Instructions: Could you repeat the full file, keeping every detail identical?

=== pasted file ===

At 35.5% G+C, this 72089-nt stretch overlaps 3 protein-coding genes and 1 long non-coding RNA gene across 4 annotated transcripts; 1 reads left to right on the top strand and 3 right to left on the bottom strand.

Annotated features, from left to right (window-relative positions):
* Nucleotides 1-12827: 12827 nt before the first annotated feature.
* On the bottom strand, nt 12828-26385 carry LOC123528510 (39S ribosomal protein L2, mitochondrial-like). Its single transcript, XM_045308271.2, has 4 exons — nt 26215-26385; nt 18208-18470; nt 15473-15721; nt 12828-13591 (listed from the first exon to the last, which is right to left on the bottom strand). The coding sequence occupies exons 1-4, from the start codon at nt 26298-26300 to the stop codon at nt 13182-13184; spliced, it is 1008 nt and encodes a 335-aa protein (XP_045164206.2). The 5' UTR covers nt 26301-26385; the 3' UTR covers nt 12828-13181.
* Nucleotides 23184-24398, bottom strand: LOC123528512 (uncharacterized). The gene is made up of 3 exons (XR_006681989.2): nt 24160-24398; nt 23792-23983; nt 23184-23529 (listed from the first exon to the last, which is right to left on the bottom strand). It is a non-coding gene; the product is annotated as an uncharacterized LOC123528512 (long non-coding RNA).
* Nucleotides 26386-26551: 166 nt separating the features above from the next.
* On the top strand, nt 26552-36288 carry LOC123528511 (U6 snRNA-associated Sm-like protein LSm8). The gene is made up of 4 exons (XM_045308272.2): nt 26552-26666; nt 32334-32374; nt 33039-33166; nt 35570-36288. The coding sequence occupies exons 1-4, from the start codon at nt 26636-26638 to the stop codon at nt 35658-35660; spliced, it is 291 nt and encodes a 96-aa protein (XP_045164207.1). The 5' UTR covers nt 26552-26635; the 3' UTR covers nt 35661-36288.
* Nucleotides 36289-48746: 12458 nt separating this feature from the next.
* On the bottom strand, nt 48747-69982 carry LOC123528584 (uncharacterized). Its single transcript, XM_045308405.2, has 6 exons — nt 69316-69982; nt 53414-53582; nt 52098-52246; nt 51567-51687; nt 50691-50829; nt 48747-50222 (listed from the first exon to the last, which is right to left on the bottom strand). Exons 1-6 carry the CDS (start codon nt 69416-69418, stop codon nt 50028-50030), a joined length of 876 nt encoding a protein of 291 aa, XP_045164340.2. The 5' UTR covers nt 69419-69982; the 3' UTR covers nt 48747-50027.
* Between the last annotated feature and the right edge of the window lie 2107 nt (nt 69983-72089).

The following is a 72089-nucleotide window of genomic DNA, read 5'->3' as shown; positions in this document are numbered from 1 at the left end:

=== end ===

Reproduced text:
At 35.5% G+C, this 72089-nt stretch overlaps 3 protein-coding genes and 1 long non-coding RNA gene across 4 annotated transcripts; 1 reads left to right on the top strand and 3 right to left on the bottom strand.

Annotated features, from left to right (window-relative positions):
* Nucleotides 1-12827: 12827 nt before the first annotated feature.
* On the bottom strand, nt 12828-26385 carry LOC123528510 (39S ribosomal protein L2, mitochondrial-like). Its single transcript, XM_045308271.2, has 4 exons — nt 26215-26385; nt 18208-18470; nt 15473-15721; nt 12828-13591 (listed from the first exon to the last, which is right to left on the bottom strand). The coding sequence occupies exons 1-4, from the start codon at nt 26298-26300 to the stop codon at nt 13182-13184; spliced, it is 1008 nt and encodes a 335-aa protein (XP_045164206.2). The 5' UTR covers nt 26301-26385; the 3' UTR covers nt 12828-13181.
* Nucleotides 23184-24398, bottom strand: LOC123528512 (uncharacterized). The gene is made up of 3 exons (XR_006681989.2): nt 24160-24398; nt 23792-23983; nt 23184-23529 (listed from the first exon to the last, which is right to left on the bottom strand). It is a non-coding gene; the product is annotated as an uncharacterized LOC123528512 (long non-coding RNA).
* Nucleotides 26386-26551: 166 nt separating the features above from the next.
* On the top strand, nt 26552-36288 carry LOC123528511 (U6 snRNA-associated Sm-like protein LSm8). The gene is made up of 4 exons (XM_045308272.2): nt 26552-26666; nt 32334-32374; nt 33039-33166; nt 35570-36288. The coding sequence occupies exons 1-4, from the start codon at nt 26636-26638 to the stop codon at nt 35658-35660; spliced, it is 291 nt and encodes a 96-aa protein (XP_045164207.1). The 5' UTR covers nt 26552-26635; the 3' UTR covers nt 35661-36288.
* Nucleotides 36289-48746: 12458 nt separating this feature from the next.
* On the bottom strand, nt 48747-69982 carry LOC123528584 (uncharacterized). Its single transcript, XM_045308405.2, has 6 exons — nt 69316-69982; nt 53414-53582; nt 52098-52246; nt 51567-51687; nt 50691-50829; nt 48747-50222 (listed from the first exon to the last, which is right to left on the bottom strand). Exons 1-6 carry the CDS (start codon nt 69416-69418, stop codon nt 50028-50030), a joined length of 876 nt encoding a protein of 291 aa, XP_045164340.2. The 5' UTR covers nt 69419-69982; the 3' UTR covers nt 48747-50027.
* Between the last annotated feature and the right edge of the window lie 2107 nt (nt 69983-72089).

The following is a 72089-nucleotide window of genomic DNA, read 5'->3' as shown; positions in this document are numbered from 1 at the left end: